The immune cells in patients with severe asthma produce different inflammatory proteins than those in patients with milder form of asthma, rendering even high doses of corticosteroids ineffectual, according to a study published in the Journal of Clinical Investigation.
These unique features could point the way to new treatments. People with severe asthma, in which the airways become inflamed and constrict to impair breathing, do not get better even with high doses of corticosteroids, the mainstay of treatment for typical asthma.
"About 10 percent of asthma patients have a severe form of the disease, but they account for up to half of asthma costs in the US and Europe," said Indian-origin Anuradha Ray, professor of medicine, Pitt School of Medicine.
"That's because these patients frequently need to go to the emergency room or be hospitalized when they have an acute asthma episode," Ray said.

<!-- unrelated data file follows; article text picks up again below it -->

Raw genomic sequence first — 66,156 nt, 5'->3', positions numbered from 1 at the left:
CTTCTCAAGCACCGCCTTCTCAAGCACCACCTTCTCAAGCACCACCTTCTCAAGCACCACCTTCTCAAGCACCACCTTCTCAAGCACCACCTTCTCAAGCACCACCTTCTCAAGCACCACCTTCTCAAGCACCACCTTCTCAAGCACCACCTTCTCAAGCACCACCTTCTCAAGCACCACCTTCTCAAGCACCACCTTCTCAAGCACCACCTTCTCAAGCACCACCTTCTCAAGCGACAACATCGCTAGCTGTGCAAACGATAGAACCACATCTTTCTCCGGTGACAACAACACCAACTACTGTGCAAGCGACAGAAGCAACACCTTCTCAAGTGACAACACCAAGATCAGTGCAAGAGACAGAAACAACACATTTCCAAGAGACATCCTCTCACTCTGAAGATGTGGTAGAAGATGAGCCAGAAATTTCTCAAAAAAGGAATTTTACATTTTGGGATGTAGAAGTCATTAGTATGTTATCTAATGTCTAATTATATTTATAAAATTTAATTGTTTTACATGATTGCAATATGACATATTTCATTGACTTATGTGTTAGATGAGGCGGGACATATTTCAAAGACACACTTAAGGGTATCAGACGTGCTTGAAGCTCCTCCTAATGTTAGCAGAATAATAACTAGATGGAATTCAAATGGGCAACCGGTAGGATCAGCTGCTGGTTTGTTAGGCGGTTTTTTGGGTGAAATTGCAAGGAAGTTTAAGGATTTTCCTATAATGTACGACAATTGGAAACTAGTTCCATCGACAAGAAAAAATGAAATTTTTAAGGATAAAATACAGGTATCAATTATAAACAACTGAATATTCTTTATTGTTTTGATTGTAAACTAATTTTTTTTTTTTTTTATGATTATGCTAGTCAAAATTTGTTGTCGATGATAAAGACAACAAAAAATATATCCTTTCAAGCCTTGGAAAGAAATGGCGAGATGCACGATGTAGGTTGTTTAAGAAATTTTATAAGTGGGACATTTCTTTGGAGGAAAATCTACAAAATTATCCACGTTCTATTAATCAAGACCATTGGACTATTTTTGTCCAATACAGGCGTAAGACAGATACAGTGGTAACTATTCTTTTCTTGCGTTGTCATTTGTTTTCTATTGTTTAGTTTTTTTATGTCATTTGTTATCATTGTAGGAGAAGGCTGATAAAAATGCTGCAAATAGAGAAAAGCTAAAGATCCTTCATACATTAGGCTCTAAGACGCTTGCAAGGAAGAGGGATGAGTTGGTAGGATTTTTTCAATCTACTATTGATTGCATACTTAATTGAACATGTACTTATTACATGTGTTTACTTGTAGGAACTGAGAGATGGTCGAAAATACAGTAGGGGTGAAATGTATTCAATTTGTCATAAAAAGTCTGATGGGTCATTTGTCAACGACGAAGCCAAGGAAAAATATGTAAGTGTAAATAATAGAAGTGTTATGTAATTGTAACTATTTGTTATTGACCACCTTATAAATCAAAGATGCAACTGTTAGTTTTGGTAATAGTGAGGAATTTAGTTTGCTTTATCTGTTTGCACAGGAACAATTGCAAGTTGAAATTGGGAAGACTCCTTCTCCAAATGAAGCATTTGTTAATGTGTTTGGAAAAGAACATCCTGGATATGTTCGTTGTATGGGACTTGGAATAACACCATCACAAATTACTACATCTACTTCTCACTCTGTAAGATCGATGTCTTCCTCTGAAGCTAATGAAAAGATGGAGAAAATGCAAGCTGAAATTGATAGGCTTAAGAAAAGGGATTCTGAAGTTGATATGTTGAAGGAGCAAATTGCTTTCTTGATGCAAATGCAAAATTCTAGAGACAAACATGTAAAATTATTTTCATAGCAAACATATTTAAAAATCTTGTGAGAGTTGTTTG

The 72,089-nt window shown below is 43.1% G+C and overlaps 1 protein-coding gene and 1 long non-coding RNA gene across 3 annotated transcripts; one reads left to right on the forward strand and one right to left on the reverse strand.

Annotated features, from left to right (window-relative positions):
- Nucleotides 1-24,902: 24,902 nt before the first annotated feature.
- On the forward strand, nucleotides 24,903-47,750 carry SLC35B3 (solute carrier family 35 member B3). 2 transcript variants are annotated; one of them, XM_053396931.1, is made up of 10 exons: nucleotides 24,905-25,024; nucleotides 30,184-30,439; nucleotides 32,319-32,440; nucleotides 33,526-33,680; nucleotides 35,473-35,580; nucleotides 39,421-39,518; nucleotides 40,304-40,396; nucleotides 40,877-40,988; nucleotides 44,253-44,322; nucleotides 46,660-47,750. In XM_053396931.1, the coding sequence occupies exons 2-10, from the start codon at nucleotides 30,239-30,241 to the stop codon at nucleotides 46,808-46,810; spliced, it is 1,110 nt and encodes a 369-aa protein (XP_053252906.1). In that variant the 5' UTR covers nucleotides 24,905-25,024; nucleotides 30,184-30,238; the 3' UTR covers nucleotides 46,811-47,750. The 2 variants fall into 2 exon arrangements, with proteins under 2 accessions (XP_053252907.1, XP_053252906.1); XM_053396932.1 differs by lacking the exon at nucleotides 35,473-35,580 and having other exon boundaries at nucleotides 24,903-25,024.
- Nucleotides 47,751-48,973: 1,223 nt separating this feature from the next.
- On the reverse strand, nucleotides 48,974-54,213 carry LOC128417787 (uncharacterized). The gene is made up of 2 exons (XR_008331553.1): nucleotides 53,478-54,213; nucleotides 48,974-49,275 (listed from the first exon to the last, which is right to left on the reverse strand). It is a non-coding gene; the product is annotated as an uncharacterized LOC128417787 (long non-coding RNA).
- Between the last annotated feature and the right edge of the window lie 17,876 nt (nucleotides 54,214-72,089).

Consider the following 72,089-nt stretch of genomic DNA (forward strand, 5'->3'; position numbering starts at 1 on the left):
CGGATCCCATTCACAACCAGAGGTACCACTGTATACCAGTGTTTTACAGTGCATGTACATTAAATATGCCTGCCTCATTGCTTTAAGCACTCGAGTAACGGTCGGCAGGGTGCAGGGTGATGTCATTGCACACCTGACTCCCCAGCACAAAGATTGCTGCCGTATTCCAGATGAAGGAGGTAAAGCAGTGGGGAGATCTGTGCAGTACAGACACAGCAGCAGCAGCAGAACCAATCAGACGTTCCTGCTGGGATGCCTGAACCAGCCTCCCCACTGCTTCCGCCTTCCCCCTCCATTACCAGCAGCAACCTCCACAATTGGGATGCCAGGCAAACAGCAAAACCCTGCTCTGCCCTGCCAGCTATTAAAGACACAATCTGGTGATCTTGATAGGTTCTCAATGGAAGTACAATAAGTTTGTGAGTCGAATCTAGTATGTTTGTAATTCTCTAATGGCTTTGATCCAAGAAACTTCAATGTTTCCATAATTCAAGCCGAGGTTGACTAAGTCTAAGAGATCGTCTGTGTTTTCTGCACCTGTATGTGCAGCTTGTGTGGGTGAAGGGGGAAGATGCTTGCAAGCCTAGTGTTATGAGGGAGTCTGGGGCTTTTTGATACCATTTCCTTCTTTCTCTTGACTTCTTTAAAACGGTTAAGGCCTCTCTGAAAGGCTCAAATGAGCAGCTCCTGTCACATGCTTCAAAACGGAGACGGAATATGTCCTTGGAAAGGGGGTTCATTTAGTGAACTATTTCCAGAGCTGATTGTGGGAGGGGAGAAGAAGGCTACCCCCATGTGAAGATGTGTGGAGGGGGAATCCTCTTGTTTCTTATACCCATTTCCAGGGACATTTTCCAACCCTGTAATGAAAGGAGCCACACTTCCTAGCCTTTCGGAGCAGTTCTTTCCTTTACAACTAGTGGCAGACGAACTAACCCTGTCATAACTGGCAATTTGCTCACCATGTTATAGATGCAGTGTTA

Researchers observed that the immune cells, called CD4 T-cells, in the airways of severe asthmatics secreted different inflammatory proteins than those in mild disease, particularly interferon gamma.
The team developed a mouse model of the disease by introducing an allergen and a bacterial product to induce an immune profile and airway hyper-reactivity.
When they subjected mice that lacked the interferon gamma gene to the severe asthma model, they found that the mice could not be induced to develop severe asthma.
They used a computer model to identify links between interferon gamma and asthma-associated genes. As interferon gamma levels rose, the levels of a protein called secretory leukocyte protease inhibitor (SLPI) dropped. In follow-up experiments, the team found that boosting SLPI levels reduced airway hyper-reactivity in the animal model.
"We'd like to better understand why severe asthma occurs in most people right from the start," Ray said.
The study appeared in the Journal of Clinical Investigation